By Barani Krishnan
NEW YORK (Reuters) – Oil prices steadied on Friday after touching three-month lows during a week-long selloff fueled by a persistent global supply glut, bringing the monthly decline to nearly 15 percent, the biggest monthly loss in a year for U.S. crude.
Slower economic growth and high inventories of crude and refined oil products have driven Brent and U.S. West Texas Intermediate (WTI) crude futures to bear market territory, 20 percent below their 2016 highs.
The two benchmarks matched April lows on Friday before their most actively traded contracts settled up on what traders said was short-covering by investors taking profit on bearish bets.
Hedge funds, some of the biggest bulls in oil, slashed their positive bets on U.S. crude to a five-month low during the week to July 26, while holding a record net short, or bearish position, on gasoline, data showed.
The dollar’s drop to a three-week low <.DXY> also made greenback-denominated oil more affordable to holders of the euro and other currencies.
The September Brent contract
Brent’s more actively traded October contract
WTI’s front-month contract, September
Crude prices remained up more than 55 percent from 12-year lows of $26 to $27 hit in the first quarter. The recovery faded after prices above $45 enticed U.S. oil drillers to return to the well pad. Drillers added 44 rigs in July, the most in a month since April 2014.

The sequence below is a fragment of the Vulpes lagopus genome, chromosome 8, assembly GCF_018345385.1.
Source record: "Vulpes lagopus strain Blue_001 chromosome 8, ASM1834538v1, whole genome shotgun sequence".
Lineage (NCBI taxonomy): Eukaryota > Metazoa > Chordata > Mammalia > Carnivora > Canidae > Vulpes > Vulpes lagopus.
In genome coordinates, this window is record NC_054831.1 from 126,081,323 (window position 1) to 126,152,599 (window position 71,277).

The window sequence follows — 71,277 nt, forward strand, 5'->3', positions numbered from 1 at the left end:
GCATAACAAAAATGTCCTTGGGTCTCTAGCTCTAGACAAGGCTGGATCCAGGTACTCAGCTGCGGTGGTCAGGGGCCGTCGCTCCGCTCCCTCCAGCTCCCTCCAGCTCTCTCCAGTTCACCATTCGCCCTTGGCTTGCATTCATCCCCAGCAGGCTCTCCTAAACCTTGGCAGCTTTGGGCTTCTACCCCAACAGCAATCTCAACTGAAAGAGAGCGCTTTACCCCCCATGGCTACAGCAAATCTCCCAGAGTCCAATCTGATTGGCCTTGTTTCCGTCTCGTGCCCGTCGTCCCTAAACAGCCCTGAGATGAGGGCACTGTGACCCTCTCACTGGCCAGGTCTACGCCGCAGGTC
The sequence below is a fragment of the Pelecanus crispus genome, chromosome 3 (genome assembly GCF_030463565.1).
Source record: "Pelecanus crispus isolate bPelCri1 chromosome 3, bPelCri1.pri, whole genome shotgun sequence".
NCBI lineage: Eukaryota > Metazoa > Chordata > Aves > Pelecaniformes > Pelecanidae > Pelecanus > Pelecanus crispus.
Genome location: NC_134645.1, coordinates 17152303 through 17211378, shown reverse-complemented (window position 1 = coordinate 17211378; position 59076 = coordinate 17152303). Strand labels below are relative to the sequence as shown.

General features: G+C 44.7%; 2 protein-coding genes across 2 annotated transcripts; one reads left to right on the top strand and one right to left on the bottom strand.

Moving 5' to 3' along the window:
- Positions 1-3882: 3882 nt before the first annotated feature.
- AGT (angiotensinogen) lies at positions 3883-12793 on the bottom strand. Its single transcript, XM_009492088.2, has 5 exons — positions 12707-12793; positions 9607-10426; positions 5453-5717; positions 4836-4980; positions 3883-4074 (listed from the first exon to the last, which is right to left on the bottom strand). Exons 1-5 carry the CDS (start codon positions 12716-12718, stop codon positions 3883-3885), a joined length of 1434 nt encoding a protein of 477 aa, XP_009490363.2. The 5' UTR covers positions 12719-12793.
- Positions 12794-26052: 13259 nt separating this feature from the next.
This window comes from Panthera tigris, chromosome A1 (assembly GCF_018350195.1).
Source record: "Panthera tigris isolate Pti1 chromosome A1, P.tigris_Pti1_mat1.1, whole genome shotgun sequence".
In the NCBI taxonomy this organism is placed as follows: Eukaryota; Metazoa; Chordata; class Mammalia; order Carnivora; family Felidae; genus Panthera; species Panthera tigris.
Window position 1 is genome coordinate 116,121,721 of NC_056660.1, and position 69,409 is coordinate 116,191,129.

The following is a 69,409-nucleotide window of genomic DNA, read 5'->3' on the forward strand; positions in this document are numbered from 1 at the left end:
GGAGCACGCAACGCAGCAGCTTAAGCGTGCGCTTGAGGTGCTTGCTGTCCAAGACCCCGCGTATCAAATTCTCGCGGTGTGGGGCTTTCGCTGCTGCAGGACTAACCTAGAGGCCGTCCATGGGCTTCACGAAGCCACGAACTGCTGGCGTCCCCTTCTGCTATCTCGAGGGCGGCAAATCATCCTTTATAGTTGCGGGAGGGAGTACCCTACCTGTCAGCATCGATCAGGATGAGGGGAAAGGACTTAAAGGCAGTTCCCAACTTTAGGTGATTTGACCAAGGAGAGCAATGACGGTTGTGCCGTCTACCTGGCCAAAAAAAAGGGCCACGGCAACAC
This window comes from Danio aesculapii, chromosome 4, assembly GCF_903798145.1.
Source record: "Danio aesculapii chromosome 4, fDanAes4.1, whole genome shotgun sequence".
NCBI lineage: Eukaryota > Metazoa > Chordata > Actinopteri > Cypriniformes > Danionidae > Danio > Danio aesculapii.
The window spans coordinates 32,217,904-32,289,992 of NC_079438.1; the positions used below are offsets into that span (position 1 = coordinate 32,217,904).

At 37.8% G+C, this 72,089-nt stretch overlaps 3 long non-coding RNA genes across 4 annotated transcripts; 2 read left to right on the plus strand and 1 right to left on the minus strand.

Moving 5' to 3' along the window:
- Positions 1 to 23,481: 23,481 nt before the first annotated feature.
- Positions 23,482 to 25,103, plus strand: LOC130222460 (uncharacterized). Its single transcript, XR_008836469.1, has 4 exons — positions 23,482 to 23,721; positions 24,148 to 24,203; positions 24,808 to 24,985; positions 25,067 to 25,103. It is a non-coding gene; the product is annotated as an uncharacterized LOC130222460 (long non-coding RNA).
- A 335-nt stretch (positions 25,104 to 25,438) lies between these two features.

Cheap crude has led refiners to produce more fuel worldwide, adding to the oversupplied market. Oil majors Exxon Mobil Corp
“Doubts are rife as to whether the oil supply imbalance is indeed slowly drawing to an end,” said Stephen Brennock, of London-based oil brokers PVM.
Some traders said oil could see technical support in the near-term after Brent and WTI fell below their 200-day moving averages on Friday.
Analysts in a Reuters survey said they expected higher oil prices this year based on growth in demand.
“We are maintaining a bearish posture while at the same time suggesting that additional crude price declines of around $4 a barrel from current levels could require a few more weeks,” said Jim Ritterbusch of Chicago-based oil markets consultancy Ritterbusch & Associates.
(Additional reporting by Devika Krishna Kumar in New York and Libby George in London; Editing by Marguerita Choy, Steve Orlofsky and David Gregorio)